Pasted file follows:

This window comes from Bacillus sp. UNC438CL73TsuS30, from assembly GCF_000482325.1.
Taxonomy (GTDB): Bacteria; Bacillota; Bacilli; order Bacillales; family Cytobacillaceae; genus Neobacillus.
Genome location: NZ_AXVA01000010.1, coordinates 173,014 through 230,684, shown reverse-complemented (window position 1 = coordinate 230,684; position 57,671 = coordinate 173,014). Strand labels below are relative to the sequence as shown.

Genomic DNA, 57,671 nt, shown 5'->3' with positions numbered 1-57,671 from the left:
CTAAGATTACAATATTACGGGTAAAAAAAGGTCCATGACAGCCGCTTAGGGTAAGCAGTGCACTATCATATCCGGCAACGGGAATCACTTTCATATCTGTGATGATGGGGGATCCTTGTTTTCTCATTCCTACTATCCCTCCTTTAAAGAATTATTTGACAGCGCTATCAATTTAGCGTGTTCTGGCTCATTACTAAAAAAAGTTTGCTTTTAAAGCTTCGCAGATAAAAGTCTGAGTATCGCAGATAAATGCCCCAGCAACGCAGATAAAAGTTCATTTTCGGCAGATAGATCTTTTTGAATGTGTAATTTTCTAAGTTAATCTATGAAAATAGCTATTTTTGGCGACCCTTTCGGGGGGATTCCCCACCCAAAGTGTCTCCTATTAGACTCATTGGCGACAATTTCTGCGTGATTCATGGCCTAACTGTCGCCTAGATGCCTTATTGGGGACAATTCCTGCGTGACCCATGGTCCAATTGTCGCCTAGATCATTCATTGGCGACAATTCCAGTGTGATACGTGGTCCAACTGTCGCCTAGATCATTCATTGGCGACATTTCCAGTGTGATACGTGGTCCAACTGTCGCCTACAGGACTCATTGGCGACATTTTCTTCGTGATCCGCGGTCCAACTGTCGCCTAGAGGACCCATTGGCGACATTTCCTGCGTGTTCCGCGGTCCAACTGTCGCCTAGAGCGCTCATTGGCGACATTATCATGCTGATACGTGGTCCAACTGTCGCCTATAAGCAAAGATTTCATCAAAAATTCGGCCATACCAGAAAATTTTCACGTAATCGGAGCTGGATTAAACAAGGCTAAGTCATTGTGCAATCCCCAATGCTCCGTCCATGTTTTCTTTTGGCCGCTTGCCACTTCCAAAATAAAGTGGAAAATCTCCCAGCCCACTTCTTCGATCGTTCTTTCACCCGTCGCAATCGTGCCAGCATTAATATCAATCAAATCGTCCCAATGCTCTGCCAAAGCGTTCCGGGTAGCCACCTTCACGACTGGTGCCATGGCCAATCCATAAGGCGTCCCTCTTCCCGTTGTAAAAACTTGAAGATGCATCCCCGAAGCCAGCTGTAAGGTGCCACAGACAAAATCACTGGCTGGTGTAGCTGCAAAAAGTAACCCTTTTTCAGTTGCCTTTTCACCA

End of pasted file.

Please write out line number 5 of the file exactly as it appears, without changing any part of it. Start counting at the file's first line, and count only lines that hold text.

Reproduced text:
CTAAGATTACAATATTACGGGTAAAAAAAGGTCCATGACAGCCGCTTAGGGTAAGCAGTGCACTATCATATCCGGCAACGGGAATCACTTTCATATCTGTGATGATGGGGGATCCTTGTTTTCTCATTCCTACTATCCCTCCTTTAAAGAATTATTTGACAGCGCTATCAATTTAGCGTGTTCTGGCTCATTACTAAAAAAAGTTTGCTTTTAAAGCTTCGCAGATAAAAGTCTGAGTATCGCAGATAAATGCCCCAGCAACGCAGATAAAAGTTCATTTTCGGCAGATAGATCTTTTTGAATGTGTAATTTTCTAAGTTAATCTATGAAAATAGCTATTTTTGGCGACCCTTTCGGGGGGATTCCCCACCCAAAGTGTCTCCTATTAGACTCATTGGCGACAATTTCTGCGTGATTCATGGCCTAACTGTCGCCTAGATGCCTTATTGGGGACAATTCCTGCGTGACCCATGGTCCAATTGTCGCCTAGATCATTCATTGGCGACAATTCCAGTGTGATACGTGGTCCAACTGTCGCCTAGATCATTCATTGGCGACATTTCCAGTGTGATACGTGGTCCAACTGTCGCCTACAGGACTCATTGGCGACATTTTCTTCGTGATCCGCGGTCCAACTGTCGCCTAGAGGACCCATTGGCGACATTTCCTGCGTGTTCCGCGGTCCAACTGTCGCCTAGAGCGCTCATTGGCGACATTATCATGCTGATACGTGGTCCAACTGTCGCCTATAAGCAAAGATTTCATCAAAAATTCGGCCATACCAGAAAATTTTCACGTAATCGGAGCTGGATTAAACAAGGCTAAGTCATTGTGCAATCCCCAATGCTCCGTCCATGTTTTCTTTTGGCCGCTTGCCACTTCCAAAATAAAGTGGAAAATCTCCCAGCCCACTTCTTCGATCGTTCTTTCACCCGTCGCAATCGTGCCAGCATTAATATCAATCAAATCGTCCCAATGCTCTGCCAAAGCGTTCCGGGTAGCCACCTTCACGACTGGTGCCATGGCCAATCCATAAGGCGTCCCTCTTCCCGTTGTAAAAACTTGAAGATGCATCCCCGAAGCCAGCTGTAAGGTGCCACAGACAAAATCACTGGCTGGTGTAGCTGCAAAAAGTAACCCTTTTTCAGTTGCCTTTTCACCA